Emily Meredith The millennial generation is concerned about “causes” and one of their favorites is having a sustainable environment.
Last week, the Clinton Global Initiative, in conjunction with Microsoft, released the results of a poll aimed to identify millennials’ top priorities. The release of the poll results coincided with the Clinton Global Initiative University conference at Arizona State University, where students from across the country gathered to focus on global issues, including climate change, education and food security.
According to the poll, millennials say they are more focused on the environment than their parents’ generation, 76% to 24%. More than 66% of millennials say there is “solid evidence” the earth is getting warmer, and 75% of those respondents say human activity is responsible for it.
Yet, millennials are unsure if they can solve the problem of climate change, according to the poll. Fifty-four percent of millennials feel they’ll make a significant contribution to better the environment, while 56% believe they’ll actually worsen the earth’s condition in their lifetimes. Respondents were also divided on the best route to address global warming: half said governments and political action, and half said individuals can best combat it on their own.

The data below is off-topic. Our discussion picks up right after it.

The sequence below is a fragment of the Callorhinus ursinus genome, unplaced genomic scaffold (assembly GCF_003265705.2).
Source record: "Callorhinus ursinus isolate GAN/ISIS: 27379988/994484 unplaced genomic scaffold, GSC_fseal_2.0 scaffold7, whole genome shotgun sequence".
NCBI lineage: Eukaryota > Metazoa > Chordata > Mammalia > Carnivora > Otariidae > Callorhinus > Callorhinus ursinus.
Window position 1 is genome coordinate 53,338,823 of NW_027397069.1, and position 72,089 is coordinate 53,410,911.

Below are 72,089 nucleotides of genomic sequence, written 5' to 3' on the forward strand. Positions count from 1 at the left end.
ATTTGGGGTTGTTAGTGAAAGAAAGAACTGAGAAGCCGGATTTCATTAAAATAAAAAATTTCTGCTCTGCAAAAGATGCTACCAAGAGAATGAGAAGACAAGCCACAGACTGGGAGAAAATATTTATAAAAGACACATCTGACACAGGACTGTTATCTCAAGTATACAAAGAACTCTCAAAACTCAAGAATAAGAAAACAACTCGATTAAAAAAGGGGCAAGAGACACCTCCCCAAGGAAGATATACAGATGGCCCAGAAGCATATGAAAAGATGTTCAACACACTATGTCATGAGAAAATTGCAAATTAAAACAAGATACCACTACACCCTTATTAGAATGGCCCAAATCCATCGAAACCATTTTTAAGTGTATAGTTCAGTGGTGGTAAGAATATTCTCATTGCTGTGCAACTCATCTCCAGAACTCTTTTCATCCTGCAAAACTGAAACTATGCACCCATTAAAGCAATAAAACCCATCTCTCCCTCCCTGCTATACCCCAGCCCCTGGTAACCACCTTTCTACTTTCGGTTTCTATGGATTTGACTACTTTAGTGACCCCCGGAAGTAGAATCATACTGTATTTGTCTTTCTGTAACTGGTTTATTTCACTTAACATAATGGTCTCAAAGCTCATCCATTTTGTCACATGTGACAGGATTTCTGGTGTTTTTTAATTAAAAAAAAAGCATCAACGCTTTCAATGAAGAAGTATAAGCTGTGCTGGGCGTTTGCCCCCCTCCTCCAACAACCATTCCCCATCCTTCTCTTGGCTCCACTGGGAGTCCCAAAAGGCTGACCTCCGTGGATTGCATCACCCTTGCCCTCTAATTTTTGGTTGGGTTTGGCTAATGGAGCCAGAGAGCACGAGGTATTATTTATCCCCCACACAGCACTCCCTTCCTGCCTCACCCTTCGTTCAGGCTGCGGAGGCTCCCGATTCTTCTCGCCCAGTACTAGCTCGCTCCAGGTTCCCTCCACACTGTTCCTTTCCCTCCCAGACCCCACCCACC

But—most crucially—more than two-thirds of respondents said they are willing to pay more for products from sustainability-focused companies.
While some feel that the so-called “selfie” generation deserves a pat on the back for their efforts to take the bull by the horns and try and improve the earth’s condition—I know it just about gives those of us in agriculture a heart attack. Not because we in ag don’t want to see a more sustainable food system, one that constantly evolves and changes to meet the next set of environmental challenges, but because there’s no “one sustainability fits all.”
Sustainability is a word that lacks definition, or rather, lacks one definition.
I, like many in agriculture, define sustainability as a journey, rather than a destination. Sustainability is a means to constantly improve upon age-old traditions of environmental stewardship. I think of our American farmers and ranchers as the original recyclers—as those who look to pass on their land to the next generation in a better condition than when they themselves inherited it.
But as skepticism for corporations and government grows, consumers—and millennials in particular—become less and less confident that we in agriculture are doing the right thing when it comes to the environment.
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